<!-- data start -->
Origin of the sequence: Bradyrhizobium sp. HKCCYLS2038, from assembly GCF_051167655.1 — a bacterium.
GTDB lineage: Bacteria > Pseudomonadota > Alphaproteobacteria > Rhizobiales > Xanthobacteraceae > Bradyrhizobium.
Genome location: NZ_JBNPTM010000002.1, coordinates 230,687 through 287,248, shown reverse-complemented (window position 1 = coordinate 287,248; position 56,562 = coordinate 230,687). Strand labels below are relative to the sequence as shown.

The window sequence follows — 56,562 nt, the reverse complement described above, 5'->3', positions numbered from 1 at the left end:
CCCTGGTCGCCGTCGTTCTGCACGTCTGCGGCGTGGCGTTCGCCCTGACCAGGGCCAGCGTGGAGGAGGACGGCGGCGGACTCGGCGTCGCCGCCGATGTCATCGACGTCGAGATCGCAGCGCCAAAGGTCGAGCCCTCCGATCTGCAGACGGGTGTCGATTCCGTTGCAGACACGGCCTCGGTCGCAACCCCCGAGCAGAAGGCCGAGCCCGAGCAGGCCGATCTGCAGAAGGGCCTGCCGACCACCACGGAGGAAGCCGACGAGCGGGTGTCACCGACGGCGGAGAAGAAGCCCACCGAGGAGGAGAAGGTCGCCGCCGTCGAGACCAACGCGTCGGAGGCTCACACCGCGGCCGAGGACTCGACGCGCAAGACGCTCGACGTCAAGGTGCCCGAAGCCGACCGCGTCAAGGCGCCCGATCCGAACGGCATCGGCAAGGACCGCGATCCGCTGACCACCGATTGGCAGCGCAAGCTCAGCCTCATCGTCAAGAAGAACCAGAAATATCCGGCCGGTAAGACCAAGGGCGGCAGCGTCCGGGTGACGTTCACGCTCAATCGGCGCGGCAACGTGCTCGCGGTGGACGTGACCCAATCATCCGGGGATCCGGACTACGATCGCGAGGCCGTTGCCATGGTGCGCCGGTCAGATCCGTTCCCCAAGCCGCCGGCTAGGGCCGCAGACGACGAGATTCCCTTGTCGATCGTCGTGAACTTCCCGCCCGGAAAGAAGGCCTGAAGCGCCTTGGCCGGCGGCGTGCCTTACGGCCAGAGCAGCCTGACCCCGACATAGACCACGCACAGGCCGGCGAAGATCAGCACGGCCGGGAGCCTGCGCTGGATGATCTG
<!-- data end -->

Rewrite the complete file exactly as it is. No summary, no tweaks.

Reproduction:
Origin of the sequence: Bradyrhizobium sp. HKCCYLS2038, from assembly GCF_051167655.1 — a bacterium.
GTDB lineage: Bacteria > Pseudomonadota > Alphaproteobacteria > Rhizobiales > Xanthobacteraceae > Bradyrhizobium.
Genome location: NZ_JBNPTM010000002.1, coordinates 230,687 through 287,248, shown reverse-complemented (window position 1 = coordinate 287,248; position 56,562 = coordinate 230,687). Strand labels below are relative to the sequence as shown.

The window sequence follows — 56,562 nt, the reverse complement described above, 5'->3', positions numbered from 1 at the left end:
CCCTGGTCGCCGTCGTTCTGCACGTCTGCGGCGTGGCGTTCGCCCTGACCAGGGCCAGCGTGGAGGAGGACGGCGGCGGACTCGGCGTCGCCGCCGATGTCATCGACGTCGAGATCGCAGCGCCAAAGGTCGAGCCCTCCGATCTGCAGACGGGTGTCGATTCCGTTGCAGACACGGCCTCGGTCGCAACCCCCGAGCAGAAGGCCGAGCCCGAGCAGGCCGATCTGCAGAAGGGCCTGCCGACCACCACGGAGGAAGCCGACGAGCGGGTGTCACCGACGGCGGAGAAGAAGCCCACCGAGGAGGAGAAGGTCGCCGCCGTCGAGACCAACGCGTCGGAGGCTCACACCGCGGCCGAGGACTCGACGCGCAAGACGCTCGACGTCAAGGTGCCCGAAGCCGACCGCGTCAAGGCGCCCGATCCGAACGGCATCGGCAAGGACCGCGATCCGCTGACCACCGATTGGCAGCGCAAGCTCAGCCTCATCGTCAAGAAGAACCAGAAATATCCGGCCGGTAAGACCAAGGGCGGCAGCGTCCGGGTGACGTTCACGCTCAATCGGCGCGGCAACGTGCTCGCGGTGGACGTGACCCAATCATCCGGGGATCCGGACTACGATCGCGAGGCCGTTGCCATGGTGCGCCGGTCAGATCCGTTCCCCAAGCCGCCGGCTAGGGCCGCAGACGACGAGATTCCCTTGTCGATCGTCGTGAACTTCCCGCCCGGAAAGAAGGCCTGAAGCGCCTTGGCCGGCGGCGTGCCTTACGGCCAGAGCAGCCTGACCCCGACATAGACCACGCACAGGCCGGCGAAGATCAGCACGGCCGGGAGCCTGCGCTGGATGATCTG